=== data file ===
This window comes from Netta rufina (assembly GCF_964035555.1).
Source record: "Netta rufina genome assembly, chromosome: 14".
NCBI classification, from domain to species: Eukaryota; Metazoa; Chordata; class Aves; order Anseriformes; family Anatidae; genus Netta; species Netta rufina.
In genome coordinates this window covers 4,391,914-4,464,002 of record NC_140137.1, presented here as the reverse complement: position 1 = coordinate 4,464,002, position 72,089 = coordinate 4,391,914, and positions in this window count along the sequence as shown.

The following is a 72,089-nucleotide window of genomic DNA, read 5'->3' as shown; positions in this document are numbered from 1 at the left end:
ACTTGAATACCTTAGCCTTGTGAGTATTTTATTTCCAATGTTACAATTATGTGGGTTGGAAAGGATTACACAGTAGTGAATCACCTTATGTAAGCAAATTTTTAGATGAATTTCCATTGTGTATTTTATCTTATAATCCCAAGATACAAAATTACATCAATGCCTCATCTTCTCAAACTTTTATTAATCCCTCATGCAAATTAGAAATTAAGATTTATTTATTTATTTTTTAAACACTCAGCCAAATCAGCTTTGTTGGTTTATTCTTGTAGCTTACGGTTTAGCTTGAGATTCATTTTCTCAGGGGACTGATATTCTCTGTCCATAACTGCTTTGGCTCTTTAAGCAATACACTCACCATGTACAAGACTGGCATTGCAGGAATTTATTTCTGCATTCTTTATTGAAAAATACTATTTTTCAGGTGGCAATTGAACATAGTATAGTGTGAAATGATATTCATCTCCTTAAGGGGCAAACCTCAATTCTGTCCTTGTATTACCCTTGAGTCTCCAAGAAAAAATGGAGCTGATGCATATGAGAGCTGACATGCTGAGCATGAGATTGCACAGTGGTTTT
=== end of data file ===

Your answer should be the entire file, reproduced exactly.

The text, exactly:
This window comes from Netta rufina (assembly GCF_964035555.1).
Source record: "Netta rufina genome assembly, chromosome: 14".
NCBI classification, from domain to species: Eukaryota; Metazoa; Chordata; class Aves; order Anseriformes; family Anatidae; genus Netta; species Netta rufina.
In genome coordinates this window covers 4,391,914-4,464,002 of record NC_140137.1, presented here as the reverse complement: position 1 = coordinate 4,464,002, position 72,089 = coordinate 4,391,914, and positions in this window count along the sequence as shown.

The following is a 72,089-nucleotide window of genomic DNA, read 5'->3' as shown; positions in this document are numbered from 1 at the left end:
ACTTGAATACCTTAGCCTTGTGAGTATTTTATTTCCAATGTTACAATTATGTGGGTTGGAAAGGATTACACAGTAGTGAATCACCTTATGTAAGCAAATTTTTAGATGAATTTCCATTGTGTATTTTATCTTATAATCCCAAGATACAAAATTACATCAATGCCTCATCTTCTCAAACTTTTATTAATCCCTCATGCAAATTAGAAATTAAGATTTATTTATTTATTTTTTAAACACTCAGCCAAATCAGCTTTGTTGGTTTATTCTTGTAGCTTACGGTTTAGCTTGAGATTCATTTTCTCAGGGGACTGATATTCTCTGTCCATAACTGCTTTGGCTCTTTAAGCAATACACTCACCATGTACAAGACTGGCATTGCAGGAATTTATTTCTGCATTCTTTATTGAAAAATACTATTTTTCAGGTGGCAATTGAACATAGTATAGTGTGAAATGATATTCATCTCCTTAAGGGGCAAACCTCAATTCTGTCCTTGTATTACCCTTGAGTCTCCAAGAAAAAATGGAGCTGATGCATATGAGAGCTGACATGCTGAGCATGAGATTGCACAGTGGTTTT